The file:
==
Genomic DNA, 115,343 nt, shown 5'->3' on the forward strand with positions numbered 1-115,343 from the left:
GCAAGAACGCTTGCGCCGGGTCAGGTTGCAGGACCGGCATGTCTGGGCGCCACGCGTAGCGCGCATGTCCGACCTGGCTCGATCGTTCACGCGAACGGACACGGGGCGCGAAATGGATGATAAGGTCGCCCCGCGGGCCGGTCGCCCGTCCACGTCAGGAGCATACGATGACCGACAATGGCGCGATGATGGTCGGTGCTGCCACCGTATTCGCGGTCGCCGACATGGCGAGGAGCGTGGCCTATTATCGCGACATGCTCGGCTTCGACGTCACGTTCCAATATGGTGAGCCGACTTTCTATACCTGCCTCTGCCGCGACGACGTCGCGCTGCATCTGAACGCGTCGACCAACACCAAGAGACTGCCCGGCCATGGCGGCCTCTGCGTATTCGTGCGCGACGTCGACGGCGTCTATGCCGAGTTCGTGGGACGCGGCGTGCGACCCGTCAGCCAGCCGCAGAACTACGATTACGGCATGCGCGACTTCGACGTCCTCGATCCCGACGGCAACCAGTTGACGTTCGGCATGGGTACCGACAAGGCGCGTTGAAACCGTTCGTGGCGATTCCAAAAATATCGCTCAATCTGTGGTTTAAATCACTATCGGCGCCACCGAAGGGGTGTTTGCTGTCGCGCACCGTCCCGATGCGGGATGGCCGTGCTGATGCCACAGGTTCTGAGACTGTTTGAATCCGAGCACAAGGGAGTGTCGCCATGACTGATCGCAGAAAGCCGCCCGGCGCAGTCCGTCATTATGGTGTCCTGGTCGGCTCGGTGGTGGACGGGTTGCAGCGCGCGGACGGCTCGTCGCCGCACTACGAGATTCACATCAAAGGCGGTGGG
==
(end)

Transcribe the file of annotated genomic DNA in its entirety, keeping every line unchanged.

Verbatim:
Genomic DNA, 115,343 nt, shown 5'->3' on the forward strand with positions numbered 1-115,343 from the left:
GCAAGAACGCTTGCGCCGGGTCAGGTTGCAGGACCGGCATGTCTGGGCGCCACGCGTAGCGCGCATGTCCGACCTGGCTCGATCGTTCACGCGAACGGACACGGGGCGCGAAATGGATGATAAGGTCGCCCCGCGGGCCGGTCGCCCGTCCACGTCAGGAGCATACGATGACCGACAATGGCGCGATGATGGTCGGTGCTGCCACCGTATTCGCGGTCGCCGACATGGCGAGGAGCGTGGCCTATTATCGCGACATGCTCGGCTTCGACGTCACGTTCCAATATGGTGAGCCGACTTTCTATACCTGCCTCTGCCGCGACGACGTCGCGCTGCATCTGAACGCGTCGACCAACACCAAGAGACTGCCCGGCCATGGCGGCCTCTGCGTATTCGTGCGCGACGTCGACGGCGTCTATGCCGAGTTCGTGGGACGCGGCGTGCGACCCGTCAGCCAGCCGCAGAACTACGATTACGGCATGCGCGACTTCGACGTCCTCGATCCCGACGGCAACCAGTTGACGTTCGGCATGGGTACCGACAAGGCGCGTTGAAACCGTTCGTGGCGATTCCAAAAATATCGCTCAATCTGTGGTTTAAATCACTATCGGCGCCACCGAAGGGGTGTTTGCTGTCGCGCACCGTCCCGATGCGGGATGGCCGTGCTGATGCCACAGGTTCTGAGACTGTTTGAATCCGAGCACAAGGGAGTGTCGCCATGACTGATCGCAGAAAGCCGCCCGGCGCAGTCCGTCATTATGGTGTCCTGGTCGGCTCGGTGGTGGACGGGTTGCAGCGCGCGGACGGCTCGTCGCCGCACTACGAGATTCACATCAAAGGCGGTGGG